At first glimpse, the recent Sony Pictures breach appears to be fairly standard. Embarrassing emails, financial data and electronic records were stolen, leaving in their track a downed network with a company frenziedly trying to review, recover and respond. Suddenly, however, those breached email communications between executives were leaked to the media, referencing well-known actors, thus feeding into our gossip-obsessed nation. Breach just got real.
As a CIO I’m almost paralyzed by the story that continues to unfold but I find myself drawn to three rudimentary missteps taken by Sony and a tinfoil cap-esque conclusion.
First Time Shame on You
This is not the first, nor likely the last, data breach situation for Sony Pictures. By all intents and purposes it appears that, as with each previous attack, cybersecurity measures will likely not be ramped up. For a company that leverages and produces such a significant amount of digital material, it perpetually exudes an above-reproach and untouchable vibe. This is unfortunate for a variety of reasons, not least of which is that the company has established itself as an antagonistic target for hackers at large. Sony Pictures needs to invest immediately in a full security assessment, and dedicate security analysts and specialists to its team. If this is not something it can manage in perpetuity, it needs to collaborate with a provider tout suite.
This Feels Like a Bad Movie Script
Let me get this straight. A movie was produced that is so gritty and so realistic and so mind-numbingly accurate, yet disparaging of North Korea, that an entire nation has now threatened 9/11-esque attacks should it be released? Not to be taken lightly, the threat level is being drilled home by hacked emails between Sony execs diminishing star talent level as a preview of what’s about to come?
As a semi-intelligent person I’m supposed to believe that this is what has led to the Sony hack? That would make perfect sense to someone with a robust sense of self, but I refuse to believe we live in a world where yet another hacking incident of a movie company should be a bigger deal than a hack of a hospital or even a big box chain. First off, if this is true, then the rest of the world must consider us Americans to be an incredibly vapid and soulless bunch, and that we as a nation put such an exorbitant amount of importance on the entertainment industry.
This assumes that “The Interview” must be one heck of a movie. Early reviews beg to differ. Apparently whatever vibe they were going for (satire, humor…?) was apparently pulled off pretty horribly and with zero intelligent degree of entertainment. From all accounts, the effects in any of the Charlie’s Angels movies were more compelling. It’s as if this film is trying to portray Kim Jong-Un in a Southpark Saddam Hussein way and just missed every possible mark.
I’m sure this fanfare has nothing to do with the fact that, prior to all this sensationalism, not a single syllable of interest has been uttered in reference to this movie. But hey, we’re talking about it now, right?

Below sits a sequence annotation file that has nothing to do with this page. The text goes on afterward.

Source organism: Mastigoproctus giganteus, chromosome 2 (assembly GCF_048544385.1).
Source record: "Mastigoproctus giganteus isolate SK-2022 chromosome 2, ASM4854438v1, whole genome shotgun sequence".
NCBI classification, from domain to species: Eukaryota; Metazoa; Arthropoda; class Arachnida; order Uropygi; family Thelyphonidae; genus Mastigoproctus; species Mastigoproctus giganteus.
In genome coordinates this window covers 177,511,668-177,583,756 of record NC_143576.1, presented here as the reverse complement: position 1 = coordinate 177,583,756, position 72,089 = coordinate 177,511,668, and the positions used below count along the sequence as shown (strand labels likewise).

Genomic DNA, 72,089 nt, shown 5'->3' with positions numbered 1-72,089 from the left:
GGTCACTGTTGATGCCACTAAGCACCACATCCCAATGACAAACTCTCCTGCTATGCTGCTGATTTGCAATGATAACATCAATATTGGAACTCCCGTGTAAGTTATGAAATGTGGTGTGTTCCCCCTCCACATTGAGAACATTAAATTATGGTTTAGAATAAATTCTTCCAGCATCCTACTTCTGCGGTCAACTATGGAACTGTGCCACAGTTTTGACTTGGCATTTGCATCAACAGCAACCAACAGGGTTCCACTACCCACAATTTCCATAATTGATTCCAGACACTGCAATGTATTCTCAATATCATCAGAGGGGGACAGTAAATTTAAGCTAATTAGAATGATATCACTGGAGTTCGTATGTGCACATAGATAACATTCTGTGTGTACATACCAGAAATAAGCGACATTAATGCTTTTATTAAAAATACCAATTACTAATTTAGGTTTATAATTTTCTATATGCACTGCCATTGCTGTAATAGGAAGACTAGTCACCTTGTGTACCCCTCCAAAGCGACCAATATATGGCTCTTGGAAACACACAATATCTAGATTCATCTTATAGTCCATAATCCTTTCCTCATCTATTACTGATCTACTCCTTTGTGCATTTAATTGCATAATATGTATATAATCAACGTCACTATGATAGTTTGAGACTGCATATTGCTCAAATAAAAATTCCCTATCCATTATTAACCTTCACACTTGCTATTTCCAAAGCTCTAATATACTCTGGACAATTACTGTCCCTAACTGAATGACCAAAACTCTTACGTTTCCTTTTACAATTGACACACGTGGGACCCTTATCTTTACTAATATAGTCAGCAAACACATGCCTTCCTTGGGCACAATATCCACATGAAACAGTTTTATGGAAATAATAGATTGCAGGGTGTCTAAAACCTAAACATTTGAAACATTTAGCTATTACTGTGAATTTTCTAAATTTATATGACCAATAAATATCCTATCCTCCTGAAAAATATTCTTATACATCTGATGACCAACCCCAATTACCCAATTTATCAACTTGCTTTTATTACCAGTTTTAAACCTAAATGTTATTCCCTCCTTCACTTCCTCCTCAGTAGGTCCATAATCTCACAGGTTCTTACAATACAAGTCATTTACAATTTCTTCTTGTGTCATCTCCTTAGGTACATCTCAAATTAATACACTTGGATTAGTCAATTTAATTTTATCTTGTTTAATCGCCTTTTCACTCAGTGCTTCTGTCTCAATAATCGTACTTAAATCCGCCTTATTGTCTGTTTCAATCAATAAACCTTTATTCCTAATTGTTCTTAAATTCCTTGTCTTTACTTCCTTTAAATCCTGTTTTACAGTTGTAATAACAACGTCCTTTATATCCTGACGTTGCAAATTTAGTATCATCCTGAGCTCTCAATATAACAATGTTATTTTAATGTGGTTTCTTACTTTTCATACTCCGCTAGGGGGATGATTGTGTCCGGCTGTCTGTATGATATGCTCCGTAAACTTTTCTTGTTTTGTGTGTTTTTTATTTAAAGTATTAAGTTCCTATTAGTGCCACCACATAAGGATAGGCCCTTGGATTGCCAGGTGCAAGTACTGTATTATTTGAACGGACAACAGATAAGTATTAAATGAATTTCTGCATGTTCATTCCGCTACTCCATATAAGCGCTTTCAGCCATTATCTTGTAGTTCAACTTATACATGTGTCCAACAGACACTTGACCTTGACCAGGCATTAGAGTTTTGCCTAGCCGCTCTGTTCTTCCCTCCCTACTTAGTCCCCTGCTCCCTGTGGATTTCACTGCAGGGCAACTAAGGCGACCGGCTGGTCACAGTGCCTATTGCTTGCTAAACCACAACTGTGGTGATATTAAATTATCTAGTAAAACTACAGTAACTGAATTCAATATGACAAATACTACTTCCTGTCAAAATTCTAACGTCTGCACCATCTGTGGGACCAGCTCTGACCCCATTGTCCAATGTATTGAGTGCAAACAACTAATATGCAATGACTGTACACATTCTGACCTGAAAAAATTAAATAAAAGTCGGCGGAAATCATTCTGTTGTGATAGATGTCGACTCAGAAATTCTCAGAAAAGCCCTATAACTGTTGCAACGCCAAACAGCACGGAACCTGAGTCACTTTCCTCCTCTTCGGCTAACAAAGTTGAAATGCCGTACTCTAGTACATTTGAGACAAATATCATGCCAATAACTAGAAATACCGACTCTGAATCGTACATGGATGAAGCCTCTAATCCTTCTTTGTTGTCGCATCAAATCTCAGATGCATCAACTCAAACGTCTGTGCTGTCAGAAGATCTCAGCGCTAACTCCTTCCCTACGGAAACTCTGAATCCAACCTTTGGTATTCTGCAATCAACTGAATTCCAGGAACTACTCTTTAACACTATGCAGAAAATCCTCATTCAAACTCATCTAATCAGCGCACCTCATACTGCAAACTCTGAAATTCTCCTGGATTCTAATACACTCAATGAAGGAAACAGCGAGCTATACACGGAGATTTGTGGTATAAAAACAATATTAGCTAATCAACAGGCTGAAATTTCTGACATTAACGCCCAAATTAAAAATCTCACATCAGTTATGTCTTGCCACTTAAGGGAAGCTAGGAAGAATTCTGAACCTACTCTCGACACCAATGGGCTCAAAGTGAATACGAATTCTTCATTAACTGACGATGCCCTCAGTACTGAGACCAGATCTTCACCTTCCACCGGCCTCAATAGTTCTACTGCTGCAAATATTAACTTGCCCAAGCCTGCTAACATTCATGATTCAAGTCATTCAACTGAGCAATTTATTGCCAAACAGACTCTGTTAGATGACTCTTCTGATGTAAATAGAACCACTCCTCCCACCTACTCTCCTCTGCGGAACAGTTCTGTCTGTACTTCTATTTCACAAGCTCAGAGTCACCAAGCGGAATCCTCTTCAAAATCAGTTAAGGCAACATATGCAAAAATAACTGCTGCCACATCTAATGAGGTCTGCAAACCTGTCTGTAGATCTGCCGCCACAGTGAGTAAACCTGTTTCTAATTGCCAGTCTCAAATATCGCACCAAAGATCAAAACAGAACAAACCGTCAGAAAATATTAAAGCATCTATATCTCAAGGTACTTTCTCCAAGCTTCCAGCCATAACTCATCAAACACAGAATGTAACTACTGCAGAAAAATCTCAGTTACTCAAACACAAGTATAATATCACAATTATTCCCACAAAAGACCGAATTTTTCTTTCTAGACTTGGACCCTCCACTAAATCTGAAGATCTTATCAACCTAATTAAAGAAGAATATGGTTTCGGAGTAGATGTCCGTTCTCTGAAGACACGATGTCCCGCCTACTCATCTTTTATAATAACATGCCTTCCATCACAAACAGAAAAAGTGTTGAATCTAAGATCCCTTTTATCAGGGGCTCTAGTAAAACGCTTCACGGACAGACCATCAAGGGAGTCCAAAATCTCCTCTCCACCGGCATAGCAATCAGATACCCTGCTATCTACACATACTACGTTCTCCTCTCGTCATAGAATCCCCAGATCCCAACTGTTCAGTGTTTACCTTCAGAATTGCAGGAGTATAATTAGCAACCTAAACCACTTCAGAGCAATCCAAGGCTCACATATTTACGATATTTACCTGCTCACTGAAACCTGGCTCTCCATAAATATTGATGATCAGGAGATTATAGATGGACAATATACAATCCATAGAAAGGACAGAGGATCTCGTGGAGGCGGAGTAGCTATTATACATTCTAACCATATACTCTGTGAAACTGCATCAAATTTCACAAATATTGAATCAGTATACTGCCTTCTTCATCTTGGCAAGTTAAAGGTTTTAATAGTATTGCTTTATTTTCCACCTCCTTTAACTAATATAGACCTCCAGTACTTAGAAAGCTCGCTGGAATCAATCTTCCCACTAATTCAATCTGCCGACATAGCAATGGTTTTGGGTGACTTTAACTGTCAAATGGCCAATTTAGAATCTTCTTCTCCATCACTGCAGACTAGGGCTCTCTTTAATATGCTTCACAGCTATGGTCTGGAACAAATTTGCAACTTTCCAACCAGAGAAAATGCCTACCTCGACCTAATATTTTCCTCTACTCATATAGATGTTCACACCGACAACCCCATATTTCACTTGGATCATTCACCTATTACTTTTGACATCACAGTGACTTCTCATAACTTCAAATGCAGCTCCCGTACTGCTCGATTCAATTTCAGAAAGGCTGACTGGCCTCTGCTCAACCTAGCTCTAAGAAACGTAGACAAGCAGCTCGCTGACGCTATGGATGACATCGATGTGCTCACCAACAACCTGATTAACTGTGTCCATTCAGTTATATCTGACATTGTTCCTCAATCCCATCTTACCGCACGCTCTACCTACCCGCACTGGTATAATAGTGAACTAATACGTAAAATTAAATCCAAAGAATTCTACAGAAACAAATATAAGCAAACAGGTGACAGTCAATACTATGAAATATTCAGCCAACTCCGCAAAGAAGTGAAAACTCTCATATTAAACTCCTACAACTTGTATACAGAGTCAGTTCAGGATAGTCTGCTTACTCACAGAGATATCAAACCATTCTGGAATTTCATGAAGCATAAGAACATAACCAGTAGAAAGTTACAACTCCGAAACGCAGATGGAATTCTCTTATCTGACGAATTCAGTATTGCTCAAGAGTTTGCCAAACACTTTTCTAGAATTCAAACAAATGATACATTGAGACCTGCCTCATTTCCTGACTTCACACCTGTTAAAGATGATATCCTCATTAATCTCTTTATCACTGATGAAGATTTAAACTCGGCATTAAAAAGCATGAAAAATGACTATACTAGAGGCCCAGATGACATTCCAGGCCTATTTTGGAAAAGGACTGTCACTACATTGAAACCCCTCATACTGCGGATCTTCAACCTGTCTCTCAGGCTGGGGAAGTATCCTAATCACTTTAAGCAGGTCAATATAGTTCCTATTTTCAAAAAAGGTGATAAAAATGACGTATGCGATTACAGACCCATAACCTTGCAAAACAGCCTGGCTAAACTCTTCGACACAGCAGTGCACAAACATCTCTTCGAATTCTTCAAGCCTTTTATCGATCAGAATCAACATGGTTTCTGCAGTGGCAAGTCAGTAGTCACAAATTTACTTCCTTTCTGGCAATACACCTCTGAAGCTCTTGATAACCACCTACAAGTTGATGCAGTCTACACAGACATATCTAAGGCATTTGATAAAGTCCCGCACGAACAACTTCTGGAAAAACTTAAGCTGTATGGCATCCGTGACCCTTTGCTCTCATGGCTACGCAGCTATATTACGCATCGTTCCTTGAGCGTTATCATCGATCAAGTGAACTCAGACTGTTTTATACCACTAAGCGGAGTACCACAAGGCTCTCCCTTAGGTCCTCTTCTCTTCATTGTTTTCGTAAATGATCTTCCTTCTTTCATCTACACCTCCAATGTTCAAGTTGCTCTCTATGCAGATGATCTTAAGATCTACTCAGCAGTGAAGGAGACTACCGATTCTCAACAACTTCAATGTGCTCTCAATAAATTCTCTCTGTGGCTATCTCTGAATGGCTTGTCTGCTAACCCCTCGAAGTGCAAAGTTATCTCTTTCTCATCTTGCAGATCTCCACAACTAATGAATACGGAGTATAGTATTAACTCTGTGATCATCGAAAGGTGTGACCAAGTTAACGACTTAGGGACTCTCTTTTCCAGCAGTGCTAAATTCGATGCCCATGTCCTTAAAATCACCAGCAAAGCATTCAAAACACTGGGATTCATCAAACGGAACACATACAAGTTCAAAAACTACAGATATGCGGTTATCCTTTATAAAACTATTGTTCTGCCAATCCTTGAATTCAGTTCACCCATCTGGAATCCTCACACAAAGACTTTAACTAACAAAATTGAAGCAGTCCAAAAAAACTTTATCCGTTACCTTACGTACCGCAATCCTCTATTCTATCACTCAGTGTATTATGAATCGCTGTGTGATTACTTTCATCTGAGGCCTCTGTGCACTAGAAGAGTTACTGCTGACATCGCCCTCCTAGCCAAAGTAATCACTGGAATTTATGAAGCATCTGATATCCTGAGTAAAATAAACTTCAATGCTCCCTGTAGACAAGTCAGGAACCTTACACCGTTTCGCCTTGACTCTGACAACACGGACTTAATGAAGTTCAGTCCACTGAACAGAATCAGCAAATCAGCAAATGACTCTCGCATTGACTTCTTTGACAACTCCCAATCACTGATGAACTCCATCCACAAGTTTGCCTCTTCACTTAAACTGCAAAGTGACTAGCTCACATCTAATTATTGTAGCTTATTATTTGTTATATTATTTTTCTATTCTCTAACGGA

Frankly, this entire scenario feels like a movie. No seriously. A terrible marketing ploy that spun out of a hack. Or worse, a terrible marketing ploy that started with a self-induced imaginary hack. Because no business can get struck by lightning this many times and refuse to respond by at best upping security measures and at worst by simply educating their employees on how to appropriately communicate via email.
Email Communication 101
Who are these employees, executives no less, that continue to communicate via email under the assumption that their words are protected and secure? Granted, emails between Sony execs making fun of movie stars for being entitled brats whose talent might be minimal but their bang is huge isn’t exactly news. Last I checked no one has been comparing Angelina Jolie to Nicholson or Brando. But empowering that level of disparaging remarks about your “moneymakers” in electronic mail is flat-out ignorant and likely speaks volumes to the level of professional we’re talking about here. “Internet messages are permanent” and “be professional at all times” are standard rules of thumb.
Is this a marketing scheme born of a standard hack? Or a hack as a result of a marketing scheme.
“Hackers to Sony: We’ll stand down if you never release the movie.” Something isn’t right. I just can’t fathom that anyone cares this much about this movie. Now released, unquestionably more have flocked to the movie than would have prior to all the drama. Feedback is in line with the initial reviews. In other words, it’s not a great movie.
As the investigations unfold, fingers are pointed at ex-employees, internal sources and a variety of well-known groups. Had all of this hoopla not occurred, “The Interview” would have likely been a box office flop. Flash forward, and it has become “Sony’s Top Online Film Ever“. I have a feeling we’ve all been played.